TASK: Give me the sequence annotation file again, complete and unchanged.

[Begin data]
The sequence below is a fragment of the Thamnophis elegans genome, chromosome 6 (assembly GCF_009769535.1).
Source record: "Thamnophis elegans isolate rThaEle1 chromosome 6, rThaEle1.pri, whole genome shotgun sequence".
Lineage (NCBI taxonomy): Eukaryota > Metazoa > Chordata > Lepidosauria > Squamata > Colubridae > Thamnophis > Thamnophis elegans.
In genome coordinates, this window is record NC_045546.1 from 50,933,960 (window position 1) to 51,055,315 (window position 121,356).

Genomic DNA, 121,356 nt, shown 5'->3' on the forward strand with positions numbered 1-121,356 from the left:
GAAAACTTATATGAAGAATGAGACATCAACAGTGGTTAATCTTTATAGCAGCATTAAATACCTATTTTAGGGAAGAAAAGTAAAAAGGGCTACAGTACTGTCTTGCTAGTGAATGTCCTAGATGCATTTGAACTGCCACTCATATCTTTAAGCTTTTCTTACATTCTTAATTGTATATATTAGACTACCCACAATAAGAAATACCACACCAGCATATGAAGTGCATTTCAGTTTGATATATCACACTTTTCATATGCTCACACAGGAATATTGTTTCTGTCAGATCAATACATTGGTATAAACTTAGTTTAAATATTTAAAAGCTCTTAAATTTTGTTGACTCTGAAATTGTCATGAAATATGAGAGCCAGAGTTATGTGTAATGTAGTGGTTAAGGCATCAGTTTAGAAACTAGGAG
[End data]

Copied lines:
The sequence below is a fragment of the Thamnophis elegans genome, chromosome 6 (assembly GCF_009769535.1).
Source record: "Thamnophis elegans isolate rThaEle1 chromosome 6, rThaEle1.pri, whole genome shotgun sequence".
Lineage (NCBI taxonomy): Eukaryota > Metazoa > Chordata > Lepidosauria > Squamata > Colubridae > Thamnophis > Thamnophis elegans.
In genome coordinates, this window is record NC_045546.1 from 50,933,960 (window position 1) to 51,055,315 (window position 121,356).

Genomic DNA, 121,356 nt, shown 5'->3' on the forward strand with positions numbered 1-121,356 from the left:
GAAAACTTATATGAAGAATGAGACATCAACAGTGGTTAATCTTTATAGCAGCATTAAATACCTATTTTAGGGAAGAAAAGTAAAAAGGGCTACAGTACTGTCTTGCTAGTGAATGTCCTAGATGCATTTGAACTGCCACTCATATCTTTAAGCTTTTCTTACATTCTTAATTGTATATATTAGACTACCCACAATAAGAAATACCACACCAGCATATGAAGTGCATTTCAGTTTGATATATCACACTTTTCATATGCTCACACAGGAATATTGTTTCTGTCAGATCAATACATTGGTATAAACTTAGTTTAAATATTTAAAAGCTCTTAAATTTTGTTGACTCTGAAATTGTCATGAAATATGAGAGCCAGAGTTATGTGTAATGTAGTGGTTAAGGCATCAGTTTAGAAACTAGGAG